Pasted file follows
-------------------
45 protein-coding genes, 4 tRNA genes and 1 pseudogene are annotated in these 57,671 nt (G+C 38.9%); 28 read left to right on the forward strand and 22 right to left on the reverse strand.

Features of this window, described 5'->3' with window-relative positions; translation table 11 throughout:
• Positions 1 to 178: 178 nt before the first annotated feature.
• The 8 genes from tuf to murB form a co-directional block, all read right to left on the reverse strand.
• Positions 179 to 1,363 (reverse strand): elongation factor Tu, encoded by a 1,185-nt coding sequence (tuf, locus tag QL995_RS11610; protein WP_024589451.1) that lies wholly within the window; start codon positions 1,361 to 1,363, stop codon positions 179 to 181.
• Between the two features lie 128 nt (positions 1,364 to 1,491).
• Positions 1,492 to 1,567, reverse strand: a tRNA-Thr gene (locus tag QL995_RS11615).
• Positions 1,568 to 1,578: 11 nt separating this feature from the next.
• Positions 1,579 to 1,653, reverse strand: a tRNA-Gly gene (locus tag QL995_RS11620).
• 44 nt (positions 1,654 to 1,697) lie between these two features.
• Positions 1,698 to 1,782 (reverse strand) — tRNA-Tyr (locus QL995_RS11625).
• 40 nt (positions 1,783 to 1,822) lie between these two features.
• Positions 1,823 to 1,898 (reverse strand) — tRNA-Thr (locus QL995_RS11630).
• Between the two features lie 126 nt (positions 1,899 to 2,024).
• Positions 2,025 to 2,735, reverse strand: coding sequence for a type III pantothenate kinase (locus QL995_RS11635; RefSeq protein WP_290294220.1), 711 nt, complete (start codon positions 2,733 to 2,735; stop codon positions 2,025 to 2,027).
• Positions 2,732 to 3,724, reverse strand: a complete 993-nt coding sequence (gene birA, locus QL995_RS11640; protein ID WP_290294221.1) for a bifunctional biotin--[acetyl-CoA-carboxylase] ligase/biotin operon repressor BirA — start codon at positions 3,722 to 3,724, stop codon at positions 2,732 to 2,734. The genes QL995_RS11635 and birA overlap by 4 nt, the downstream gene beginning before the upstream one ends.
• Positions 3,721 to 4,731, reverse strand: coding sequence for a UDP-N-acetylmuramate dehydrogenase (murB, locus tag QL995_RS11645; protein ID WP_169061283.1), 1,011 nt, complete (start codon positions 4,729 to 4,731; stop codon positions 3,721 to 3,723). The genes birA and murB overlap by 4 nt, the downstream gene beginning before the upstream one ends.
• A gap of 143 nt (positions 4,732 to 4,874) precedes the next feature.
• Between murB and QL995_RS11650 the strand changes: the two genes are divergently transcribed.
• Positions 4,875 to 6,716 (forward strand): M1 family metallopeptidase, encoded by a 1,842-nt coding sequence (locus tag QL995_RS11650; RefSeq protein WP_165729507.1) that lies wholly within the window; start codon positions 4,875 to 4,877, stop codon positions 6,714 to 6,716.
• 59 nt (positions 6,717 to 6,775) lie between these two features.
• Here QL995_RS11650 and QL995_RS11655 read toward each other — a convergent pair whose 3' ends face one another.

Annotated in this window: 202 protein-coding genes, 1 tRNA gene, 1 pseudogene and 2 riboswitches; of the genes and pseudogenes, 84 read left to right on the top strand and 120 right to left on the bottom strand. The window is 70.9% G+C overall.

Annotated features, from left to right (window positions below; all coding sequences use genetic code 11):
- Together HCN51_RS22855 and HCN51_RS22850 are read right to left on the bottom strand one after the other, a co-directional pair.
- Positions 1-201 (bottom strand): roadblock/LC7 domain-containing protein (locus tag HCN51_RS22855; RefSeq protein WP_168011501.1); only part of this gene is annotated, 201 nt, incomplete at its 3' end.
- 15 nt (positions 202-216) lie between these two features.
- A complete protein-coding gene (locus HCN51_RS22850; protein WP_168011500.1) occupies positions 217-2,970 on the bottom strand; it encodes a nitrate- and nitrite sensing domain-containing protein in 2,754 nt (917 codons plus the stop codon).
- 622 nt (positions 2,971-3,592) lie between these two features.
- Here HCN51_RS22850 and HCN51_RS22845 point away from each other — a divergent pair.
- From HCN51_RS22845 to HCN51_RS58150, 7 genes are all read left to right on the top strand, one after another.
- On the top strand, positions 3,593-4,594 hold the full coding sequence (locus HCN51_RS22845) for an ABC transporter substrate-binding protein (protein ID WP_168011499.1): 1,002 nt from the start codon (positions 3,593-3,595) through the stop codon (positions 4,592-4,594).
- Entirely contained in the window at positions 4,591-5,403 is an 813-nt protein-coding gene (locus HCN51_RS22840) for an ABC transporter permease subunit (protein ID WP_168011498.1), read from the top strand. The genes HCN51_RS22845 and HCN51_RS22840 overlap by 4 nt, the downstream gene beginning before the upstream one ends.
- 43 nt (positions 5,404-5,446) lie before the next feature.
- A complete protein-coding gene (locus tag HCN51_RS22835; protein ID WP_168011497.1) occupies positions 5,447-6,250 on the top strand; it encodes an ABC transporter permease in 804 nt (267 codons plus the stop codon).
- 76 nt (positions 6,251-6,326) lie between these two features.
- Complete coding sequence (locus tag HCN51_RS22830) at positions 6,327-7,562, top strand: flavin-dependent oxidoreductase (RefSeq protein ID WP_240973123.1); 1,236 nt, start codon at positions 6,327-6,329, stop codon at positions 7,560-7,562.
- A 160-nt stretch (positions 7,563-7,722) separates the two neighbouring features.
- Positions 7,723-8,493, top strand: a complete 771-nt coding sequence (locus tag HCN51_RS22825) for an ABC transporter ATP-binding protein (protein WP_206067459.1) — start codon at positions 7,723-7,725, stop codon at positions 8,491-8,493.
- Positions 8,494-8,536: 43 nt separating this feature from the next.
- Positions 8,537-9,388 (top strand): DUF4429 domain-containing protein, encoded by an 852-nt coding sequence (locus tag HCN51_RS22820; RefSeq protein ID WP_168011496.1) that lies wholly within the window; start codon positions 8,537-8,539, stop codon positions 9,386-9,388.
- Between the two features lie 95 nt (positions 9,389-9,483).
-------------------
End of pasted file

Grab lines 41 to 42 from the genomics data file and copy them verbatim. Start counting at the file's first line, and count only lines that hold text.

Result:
- Positions 8,537-9,388 (top strand): DUF4429 domain-containing protein, encoded by an 852-nt coding sequence (locus tag HCN51_RS22820; RefSeq protein ID WP_168011496.1) that lies wholly within the window; start codon positions 8,537-8,539, stop codon positions 9,386-9,388.
- Between the two features lie 95 nt (positions 9,389-9,483).